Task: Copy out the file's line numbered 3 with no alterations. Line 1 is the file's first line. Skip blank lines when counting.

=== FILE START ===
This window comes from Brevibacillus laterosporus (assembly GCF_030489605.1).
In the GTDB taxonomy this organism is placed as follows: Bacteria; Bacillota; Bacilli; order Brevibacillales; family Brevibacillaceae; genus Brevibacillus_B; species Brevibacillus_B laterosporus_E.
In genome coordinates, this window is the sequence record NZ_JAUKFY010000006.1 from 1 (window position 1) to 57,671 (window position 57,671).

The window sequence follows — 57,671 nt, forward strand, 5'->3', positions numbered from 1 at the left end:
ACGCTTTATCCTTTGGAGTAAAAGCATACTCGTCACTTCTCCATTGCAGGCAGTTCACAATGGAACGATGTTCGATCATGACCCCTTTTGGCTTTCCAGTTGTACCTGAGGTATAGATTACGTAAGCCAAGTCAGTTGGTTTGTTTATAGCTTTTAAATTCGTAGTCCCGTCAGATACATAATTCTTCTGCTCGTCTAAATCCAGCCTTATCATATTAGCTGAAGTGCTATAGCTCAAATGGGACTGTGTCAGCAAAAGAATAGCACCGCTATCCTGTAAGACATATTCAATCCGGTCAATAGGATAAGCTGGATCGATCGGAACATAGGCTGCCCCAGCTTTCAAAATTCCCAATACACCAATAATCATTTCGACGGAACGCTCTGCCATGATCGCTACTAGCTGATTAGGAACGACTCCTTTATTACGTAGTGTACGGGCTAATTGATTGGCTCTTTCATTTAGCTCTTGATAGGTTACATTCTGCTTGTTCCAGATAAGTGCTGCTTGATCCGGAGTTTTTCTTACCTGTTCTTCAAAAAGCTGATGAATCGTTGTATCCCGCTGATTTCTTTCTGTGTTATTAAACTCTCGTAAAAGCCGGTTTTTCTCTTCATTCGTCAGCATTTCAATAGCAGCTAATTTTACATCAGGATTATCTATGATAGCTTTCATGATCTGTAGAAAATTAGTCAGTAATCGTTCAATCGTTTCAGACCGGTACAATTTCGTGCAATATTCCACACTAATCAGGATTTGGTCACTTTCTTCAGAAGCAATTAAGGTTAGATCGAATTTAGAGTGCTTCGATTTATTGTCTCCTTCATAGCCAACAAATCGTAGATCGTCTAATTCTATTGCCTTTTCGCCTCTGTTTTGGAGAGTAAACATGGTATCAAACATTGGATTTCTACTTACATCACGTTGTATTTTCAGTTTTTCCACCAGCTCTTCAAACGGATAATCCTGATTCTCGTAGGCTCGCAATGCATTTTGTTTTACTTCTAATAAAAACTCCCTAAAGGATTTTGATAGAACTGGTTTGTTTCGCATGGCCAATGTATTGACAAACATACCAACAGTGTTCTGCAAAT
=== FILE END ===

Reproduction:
In genome coordinates, this window is the sequence record NZ_JAUKFY010000006.1 from 1 (window position 1) to 57,671 (window position 57,671).